What are some of the issues that matter most to CCOs these days? DOL Fiduciary Rule, third-party oversight, and resource constraints would surely be on any CCO’s top 5 list. These topics, as well as others, were discussed at Boston Financial’s annual Chief Compliance Officer Due Diligence Forum.
If you are not familiar with our CCO Forum, it provides our clients’ CCOs the opportunity to get a closer look at some of the topics that matter most to them and their boards. Every year the Forum is a little different, with either a certain regulatory initiative driving the agenda or market trends driving a theme. This year’s Forum showed me that more than ever, Boston Financial is “walking the walk” when it comes to addressing everything from new regulatory requirements to disruptive industry business events.
More than ever, it appears that politics is influencing policy. The impression I received from the speakers at this year’s Forum was that the SEC’s rulemaking binge has a lot to do with the political environment in Washington, and the potential changes that could come in 2017.
The ominous FSOC (Financial Stability Oversight Council), the struggle with commissioners’ nominations, and an upcoming change of SEC leadership has caused increased pressure on the staff to finish off the Dodd-Frank related rulemaking, as well as Chair White’s own remaining policy objectives.
And let’s not forget about the paper lobby’s win over 30e-3, which grabbed the headlines leading up to the Forum. In addition to the win, the paper lobby must also be celebrating the heftiness of the rules, proposed and final, which are hundreds of pages long. Combined with the efforts of other agencies, namely the Department of Labor, it is no small feat for fund compliance officers to stay current with the implementation of all these regulatory requirements.
One of the perennial fan favorites of this event is always the CCO panel, made up of fund CCOs and senior compliance officers. Moderated by our CCO, Craig Hollis, this year’s session did not disappoint. Representing large asset managers, each with a unique perspective, the panel covered a number of topics I know are on clients’ minds lately, including:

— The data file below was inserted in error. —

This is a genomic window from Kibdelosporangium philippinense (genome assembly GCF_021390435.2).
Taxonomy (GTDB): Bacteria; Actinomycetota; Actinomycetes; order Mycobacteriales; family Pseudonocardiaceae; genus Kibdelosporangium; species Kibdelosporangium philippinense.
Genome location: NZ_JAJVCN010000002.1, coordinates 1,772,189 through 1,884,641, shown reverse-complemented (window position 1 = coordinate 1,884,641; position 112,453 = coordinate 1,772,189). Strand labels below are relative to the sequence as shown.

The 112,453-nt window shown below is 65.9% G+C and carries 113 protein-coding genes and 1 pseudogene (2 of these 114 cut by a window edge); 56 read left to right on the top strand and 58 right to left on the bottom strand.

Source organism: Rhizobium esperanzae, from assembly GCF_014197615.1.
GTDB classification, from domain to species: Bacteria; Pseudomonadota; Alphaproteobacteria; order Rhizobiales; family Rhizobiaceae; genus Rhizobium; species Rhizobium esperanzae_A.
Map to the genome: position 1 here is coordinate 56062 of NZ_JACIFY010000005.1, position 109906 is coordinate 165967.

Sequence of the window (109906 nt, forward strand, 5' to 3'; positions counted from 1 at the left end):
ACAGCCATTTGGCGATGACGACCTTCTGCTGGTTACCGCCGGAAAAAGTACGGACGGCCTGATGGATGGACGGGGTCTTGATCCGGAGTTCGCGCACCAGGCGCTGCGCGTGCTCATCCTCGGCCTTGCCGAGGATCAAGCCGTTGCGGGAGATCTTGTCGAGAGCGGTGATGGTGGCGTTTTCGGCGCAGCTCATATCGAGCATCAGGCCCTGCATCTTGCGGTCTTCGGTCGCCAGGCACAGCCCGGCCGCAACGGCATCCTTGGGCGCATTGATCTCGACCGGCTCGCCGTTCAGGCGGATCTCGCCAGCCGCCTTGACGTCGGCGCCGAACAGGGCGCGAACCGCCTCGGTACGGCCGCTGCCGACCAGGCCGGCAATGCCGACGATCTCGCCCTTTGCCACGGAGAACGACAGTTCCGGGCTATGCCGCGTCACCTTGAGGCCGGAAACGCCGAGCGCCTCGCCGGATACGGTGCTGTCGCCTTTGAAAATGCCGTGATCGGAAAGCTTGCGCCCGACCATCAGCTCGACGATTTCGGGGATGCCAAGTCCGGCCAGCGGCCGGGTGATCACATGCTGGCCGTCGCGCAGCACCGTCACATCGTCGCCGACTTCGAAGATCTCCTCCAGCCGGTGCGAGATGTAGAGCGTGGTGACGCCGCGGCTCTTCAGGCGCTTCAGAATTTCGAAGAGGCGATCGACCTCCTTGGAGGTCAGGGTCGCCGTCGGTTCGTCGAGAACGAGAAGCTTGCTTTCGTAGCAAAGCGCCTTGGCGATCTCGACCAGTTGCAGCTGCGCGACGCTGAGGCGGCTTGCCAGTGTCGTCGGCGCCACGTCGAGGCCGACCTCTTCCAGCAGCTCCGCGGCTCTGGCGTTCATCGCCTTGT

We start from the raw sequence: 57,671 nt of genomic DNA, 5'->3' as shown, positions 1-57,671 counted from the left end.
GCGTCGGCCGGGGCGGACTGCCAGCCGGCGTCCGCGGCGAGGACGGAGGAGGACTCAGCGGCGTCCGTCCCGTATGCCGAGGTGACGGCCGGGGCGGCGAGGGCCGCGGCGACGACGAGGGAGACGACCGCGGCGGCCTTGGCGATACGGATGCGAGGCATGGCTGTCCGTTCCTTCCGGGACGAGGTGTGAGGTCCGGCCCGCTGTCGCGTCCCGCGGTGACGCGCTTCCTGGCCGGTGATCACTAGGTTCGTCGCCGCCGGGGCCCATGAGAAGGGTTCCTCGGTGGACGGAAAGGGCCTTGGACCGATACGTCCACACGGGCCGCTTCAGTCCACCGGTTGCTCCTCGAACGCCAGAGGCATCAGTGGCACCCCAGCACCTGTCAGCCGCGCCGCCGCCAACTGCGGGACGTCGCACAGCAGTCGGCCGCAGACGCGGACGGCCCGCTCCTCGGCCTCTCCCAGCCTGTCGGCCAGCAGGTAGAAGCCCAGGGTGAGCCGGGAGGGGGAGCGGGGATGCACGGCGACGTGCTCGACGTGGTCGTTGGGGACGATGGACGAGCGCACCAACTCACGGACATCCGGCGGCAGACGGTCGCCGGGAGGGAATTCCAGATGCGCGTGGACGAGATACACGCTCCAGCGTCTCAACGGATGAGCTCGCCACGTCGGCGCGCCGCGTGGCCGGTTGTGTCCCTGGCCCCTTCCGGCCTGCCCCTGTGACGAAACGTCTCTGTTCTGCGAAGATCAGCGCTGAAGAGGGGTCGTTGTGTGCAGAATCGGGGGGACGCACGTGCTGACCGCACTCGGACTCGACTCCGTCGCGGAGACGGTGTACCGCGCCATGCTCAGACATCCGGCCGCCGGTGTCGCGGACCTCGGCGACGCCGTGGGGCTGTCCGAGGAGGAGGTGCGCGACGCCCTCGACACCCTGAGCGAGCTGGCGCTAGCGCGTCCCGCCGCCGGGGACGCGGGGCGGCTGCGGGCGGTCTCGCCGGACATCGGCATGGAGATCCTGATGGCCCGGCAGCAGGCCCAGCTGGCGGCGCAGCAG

- Resource constraints in an ever-expanding regulatory environment
- DOL Fiduciary Rule preparations
- Third-party oversight
- Report Modernization – what the SEC is going to do with all this data they’re getting their hands on
With such a broad, far-reaching impact, the DOL Fiduciary Rule was brought up numerous times throughout the day (not surprisingly). While there are still more questions than answers related to how funds and firms will adapt to the rule, Boston Financial is clearly plugged in, keeping aware of developments, and ready to follow an implementation methodology grounded in client collaboration and subject matter expertise.
Another staple of the Forum is the business operations update from Boston Financial. This year Boston Financial approached the update in a different manner, bringing together representatives from our functional areas that have seen the most impact from regulatory change. The panel gave us a look into the frontlines of regulatory implementation at Boston Financial. While we are cautiously optimistic following the well-received implementation of money market reform, the industry has a lot to do to be ready for the changes in landscape the DOL Fiduciary Rule will dictate.
2017 looks to be another year that will bring unexpected change, as well as the expected increase in regulatory requirements. From this year’s Forum, the message I took away is that Boston Financial is better prepared to handle change than ever before.